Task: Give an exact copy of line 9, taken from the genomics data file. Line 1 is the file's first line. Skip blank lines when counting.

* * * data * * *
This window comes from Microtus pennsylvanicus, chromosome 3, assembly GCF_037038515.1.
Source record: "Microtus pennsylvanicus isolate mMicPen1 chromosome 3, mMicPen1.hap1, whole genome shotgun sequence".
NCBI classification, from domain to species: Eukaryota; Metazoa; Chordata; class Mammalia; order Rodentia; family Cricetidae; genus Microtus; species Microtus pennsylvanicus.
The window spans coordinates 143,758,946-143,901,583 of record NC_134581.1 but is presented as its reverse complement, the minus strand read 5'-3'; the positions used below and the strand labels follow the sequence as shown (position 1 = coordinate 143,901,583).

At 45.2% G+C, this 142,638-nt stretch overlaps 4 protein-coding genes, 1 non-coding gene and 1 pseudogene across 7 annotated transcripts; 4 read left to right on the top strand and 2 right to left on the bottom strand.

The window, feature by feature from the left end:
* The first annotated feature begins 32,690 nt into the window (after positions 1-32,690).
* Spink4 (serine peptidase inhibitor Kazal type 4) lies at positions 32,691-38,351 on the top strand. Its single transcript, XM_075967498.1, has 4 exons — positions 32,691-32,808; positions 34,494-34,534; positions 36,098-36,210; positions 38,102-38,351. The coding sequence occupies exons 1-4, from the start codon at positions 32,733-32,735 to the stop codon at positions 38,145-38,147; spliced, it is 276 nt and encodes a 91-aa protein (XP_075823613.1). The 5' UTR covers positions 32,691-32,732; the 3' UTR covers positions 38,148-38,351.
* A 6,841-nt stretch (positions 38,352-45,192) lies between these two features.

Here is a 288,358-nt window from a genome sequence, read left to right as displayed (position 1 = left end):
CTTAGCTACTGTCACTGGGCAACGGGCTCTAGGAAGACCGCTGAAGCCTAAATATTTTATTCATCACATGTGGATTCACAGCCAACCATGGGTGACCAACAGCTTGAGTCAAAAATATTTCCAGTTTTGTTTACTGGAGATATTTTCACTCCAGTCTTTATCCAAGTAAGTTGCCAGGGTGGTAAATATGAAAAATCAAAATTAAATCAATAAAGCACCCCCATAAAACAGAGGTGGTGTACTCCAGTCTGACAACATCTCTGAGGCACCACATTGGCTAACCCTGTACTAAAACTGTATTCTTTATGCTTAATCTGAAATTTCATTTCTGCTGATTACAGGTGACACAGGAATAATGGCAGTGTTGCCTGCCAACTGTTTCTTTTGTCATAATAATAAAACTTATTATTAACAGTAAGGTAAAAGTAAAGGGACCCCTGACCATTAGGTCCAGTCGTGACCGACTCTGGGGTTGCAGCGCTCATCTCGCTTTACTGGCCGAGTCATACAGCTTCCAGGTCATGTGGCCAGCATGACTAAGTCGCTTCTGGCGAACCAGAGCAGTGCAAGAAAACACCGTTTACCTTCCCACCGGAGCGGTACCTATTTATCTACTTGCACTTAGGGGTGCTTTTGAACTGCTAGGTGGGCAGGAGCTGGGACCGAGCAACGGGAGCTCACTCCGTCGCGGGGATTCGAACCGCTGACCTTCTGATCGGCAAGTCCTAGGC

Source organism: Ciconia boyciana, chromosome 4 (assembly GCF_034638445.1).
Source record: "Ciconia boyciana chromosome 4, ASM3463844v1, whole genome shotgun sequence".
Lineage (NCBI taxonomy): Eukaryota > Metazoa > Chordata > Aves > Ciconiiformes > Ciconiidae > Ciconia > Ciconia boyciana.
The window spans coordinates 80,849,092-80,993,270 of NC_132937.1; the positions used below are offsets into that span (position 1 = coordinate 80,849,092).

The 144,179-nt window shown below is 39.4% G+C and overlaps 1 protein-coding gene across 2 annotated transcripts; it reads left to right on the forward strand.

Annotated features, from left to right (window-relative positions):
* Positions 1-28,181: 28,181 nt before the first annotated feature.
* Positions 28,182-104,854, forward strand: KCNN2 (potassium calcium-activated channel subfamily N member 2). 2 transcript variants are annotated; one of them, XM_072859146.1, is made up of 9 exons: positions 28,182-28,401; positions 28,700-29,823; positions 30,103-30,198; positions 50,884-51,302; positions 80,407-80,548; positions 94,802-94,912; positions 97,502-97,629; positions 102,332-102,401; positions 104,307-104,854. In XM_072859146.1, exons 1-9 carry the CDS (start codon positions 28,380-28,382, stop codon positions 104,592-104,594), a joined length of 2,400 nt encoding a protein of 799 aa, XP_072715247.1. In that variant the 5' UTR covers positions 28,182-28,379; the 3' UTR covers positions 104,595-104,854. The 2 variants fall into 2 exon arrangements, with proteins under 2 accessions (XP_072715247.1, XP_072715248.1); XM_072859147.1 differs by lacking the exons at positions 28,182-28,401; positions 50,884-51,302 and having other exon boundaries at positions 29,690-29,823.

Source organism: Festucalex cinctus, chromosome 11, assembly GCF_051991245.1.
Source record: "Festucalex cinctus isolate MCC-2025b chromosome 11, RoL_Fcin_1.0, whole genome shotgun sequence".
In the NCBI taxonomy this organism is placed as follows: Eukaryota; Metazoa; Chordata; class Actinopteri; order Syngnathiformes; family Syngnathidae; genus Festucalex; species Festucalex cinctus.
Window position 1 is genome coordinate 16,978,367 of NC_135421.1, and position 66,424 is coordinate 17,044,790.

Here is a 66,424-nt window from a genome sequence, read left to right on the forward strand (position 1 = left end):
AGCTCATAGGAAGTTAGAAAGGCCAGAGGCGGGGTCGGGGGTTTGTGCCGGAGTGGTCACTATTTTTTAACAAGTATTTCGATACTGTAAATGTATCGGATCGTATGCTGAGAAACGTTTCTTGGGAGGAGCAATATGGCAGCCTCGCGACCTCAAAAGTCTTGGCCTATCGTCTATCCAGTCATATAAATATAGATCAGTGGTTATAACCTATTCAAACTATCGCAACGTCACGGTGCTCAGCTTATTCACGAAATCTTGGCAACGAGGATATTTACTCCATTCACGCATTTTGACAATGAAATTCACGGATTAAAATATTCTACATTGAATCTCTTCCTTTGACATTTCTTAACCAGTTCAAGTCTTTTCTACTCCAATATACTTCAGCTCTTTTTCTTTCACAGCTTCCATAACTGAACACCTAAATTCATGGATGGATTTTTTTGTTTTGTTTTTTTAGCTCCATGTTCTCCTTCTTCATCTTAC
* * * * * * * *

* A 6,841-nt stretch (positions 38,352-45,192) lies between these two features.